Researchers should have a legal right to self-archiving (green OA). Copyright legislation should give researchers the right but no obligation to self-archive all their publicly funded research articles online for everyone’s immediate access. Self-archiving shall be a right and not an obligation. Researchers shall continue to have the right to deny self-archiving, when necessary.
When promoting open science, the major differences between fields of science concerning both publication activities and the openness of research material and data need to be taken into consideration. If a research project uses no empirical data or the researcher uses material they may not open by virtue of it being collected and stored under the responsibility of the archiving institution, this, too, needs to be taken into consideration and the criteria for data openness should not lead to research bias or equality issues in merit opportunities.
Research organisations should treat researchers equally with respect to opening materials, regardless of the stage of their research career. All researchers shall have equal opportunities to openly publish their research. Providing open access to materials and publishing preprints shall grant researchers merit in accordance with the practices for the particular field of science in question.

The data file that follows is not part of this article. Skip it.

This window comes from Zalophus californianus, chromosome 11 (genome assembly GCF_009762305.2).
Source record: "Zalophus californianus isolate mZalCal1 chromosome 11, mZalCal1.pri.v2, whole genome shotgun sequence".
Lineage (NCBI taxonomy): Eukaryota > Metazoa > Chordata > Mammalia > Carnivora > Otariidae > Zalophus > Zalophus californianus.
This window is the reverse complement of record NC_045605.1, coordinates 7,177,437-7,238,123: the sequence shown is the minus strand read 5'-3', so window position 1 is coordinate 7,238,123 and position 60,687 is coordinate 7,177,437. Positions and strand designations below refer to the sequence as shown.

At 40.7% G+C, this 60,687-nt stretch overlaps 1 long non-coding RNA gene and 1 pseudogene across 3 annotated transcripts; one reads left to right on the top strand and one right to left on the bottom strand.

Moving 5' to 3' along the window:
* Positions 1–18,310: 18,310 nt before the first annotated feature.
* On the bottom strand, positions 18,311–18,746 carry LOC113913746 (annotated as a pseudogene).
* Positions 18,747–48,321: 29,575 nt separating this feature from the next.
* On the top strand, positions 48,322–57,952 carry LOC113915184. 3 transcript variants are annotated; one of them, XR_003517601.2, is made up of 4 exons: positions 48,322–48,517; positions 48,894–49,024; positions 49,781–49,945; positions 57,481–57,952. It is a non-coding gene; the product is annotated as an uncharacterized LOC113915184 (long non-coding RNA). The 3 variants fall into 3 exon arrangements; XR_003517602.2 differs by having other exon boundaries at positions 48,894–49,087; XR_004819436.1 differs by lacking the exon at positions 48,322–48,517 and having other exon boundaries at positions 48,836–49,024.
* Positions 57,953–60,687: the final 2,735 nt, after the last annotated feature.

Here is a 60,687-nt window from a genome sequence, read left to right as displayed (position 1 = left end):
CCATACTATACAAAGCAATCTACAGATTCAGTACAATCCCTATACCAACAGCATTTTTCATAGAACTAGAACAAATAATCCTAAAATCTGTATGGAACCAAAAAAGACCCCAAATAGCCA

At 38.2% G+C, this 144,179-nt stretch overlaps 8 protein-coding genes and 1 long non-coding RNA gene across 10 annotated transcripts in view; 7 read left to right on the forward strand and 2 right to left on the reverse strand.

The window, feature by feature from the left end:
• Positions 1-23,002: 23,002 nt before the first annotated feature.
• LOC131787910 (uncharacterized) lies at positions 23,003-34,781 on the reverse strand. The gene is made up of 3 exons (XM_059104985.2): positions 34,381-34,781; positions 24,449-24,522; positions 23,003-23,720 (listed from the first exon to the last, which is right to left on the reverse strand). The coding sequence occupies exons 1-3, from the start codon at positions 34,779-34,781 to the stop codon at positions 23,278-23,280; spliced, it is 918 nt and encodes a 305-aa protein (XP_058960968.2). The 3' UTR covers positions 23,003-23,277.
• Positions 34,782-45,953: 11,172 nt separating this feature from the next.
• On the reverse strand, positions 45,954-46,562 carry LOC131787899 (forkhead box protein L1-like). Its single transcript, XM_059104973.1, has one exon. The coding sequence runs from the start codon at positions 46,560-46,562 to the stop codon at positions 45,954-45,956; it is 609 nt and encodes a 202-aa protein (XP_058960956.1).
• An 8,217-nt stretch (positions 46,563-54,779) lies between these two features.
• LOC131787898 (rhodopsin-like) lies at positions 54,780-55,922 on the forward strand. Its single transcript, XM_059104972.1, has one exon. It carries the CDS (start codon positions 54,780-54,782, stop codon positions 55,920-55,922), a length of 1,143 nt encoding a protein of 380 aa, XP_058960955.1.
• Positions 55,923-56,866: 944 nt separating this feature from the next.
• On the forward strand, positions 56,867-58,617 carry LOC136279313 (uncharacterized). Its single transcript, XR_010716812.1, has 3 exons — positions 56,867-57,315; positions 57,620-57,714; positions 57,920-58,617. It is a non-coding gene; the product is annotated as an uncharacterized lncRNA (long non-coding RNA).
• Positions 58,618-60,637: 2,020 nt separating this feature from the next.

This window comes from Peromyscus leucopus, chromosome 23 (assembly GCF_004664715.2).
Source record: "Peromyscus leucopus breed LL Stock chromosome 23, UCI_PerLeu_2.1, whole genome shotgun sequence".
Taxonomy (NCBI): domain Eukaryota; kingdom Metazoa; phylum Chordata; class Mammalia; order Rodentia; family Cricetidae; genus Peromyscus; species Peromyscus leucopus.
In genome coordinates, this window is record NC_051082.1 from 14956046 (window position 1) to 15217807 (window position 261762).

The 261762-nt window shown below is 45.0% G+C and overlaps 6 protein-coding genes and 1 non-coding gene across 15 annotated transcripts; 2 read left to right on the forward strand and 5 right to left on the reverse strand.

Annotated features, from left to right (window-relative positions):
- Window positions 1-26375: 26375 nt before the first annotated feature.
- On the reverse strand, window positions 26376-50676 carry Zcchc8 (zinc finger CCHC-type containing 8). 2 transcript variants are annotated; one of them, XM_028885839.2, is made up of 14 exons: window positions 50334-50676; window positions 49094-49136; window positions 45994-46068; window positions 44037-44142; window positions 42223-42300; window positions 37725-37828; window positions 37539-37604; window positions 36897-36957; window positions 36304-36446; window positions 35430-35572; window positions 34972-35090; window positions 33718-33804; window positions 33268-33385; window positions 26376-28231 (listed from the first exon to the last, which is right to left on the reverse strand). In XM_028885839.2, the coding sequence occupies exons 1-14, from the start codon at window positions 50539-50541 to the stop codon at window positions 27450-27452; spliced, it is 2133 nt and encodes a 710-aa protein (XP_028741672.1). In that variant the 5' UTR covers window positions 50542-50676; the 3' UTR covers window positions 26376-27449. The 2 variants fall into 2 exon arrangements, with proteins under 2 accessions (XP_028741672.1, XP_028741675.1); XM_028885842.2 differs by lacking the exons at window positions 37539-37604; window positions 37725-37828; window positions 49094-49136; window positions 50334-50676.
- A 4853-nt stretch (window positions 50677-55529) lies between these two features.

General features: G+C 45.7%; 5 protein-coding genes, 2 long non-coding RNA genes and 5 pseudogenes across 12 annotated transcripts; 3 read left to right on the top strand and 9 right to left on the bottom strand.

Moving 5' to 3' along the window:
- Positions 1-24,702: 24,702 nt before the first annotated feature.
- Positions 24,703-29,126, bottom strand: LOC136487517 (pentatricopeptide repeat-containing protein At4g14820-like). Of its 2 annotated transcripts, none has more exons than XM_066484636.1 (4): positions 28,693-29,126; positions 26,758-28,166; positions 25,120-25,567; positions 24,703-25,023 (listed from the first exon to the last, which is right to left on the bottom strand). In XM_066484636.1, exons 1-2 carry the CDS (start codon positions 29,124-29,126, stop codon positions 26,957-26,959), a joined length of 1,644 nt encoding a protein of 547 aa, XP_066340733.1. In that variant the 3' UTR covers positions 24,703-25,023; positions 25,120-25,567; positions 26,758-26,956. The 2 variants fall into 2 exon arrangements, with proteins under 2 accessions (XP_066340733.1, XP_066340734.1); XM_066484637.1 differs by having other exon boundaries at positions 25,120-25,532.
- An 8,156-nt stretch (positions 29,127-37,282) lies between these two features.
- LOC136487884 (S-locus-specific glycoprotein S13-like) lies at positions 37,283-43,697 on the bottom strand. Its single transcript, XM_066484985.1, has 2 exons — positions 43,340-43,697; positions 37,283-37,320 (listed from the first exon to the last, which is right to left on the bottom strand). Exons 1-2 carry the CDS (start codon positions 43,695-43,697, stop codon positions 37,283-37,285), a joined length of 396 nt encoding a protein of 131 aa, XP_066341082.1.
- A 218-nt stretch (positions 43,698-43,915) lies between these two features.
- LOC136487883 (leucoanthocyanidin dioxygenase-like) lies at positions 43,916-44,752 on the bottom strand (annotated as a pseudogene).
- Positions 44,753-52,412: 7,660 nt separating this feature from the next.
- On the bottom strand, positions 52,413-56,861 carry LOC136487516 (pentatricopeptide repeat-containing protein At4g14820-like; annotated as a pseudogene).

We hope for responsible science communications. The media and journalists should recognise the position of preprints as a non-peer-reviewed channel of advance communication aimed primarily at other researchers and, when reporting scientific claims based on preprints, clearly communicate to the public that the claim is preliminary and has not been peer-reviewed. Journalists should also search for expert views that challenge or support the preprint from credible sources as is normal for other scientific publications.
Services and infrastructure should support open science
Open study material shall be made referenceable. Research materials should be referenceable and include persistent identifiers. When developing national services, their usability from the perspective of researchers and teachers needs to be considered. Open study materials should contain persistent identifiers and internationally transferable metadata. It is sensible to develop common, national services where metadata can be nationally accessed in one location.
Open access publications in Finnish or Swedish need to be made possible using national-level solutions. National solutions are required for self-archiving, too.
Article processing charges or other open science costs cannot become money-making machines for publishers.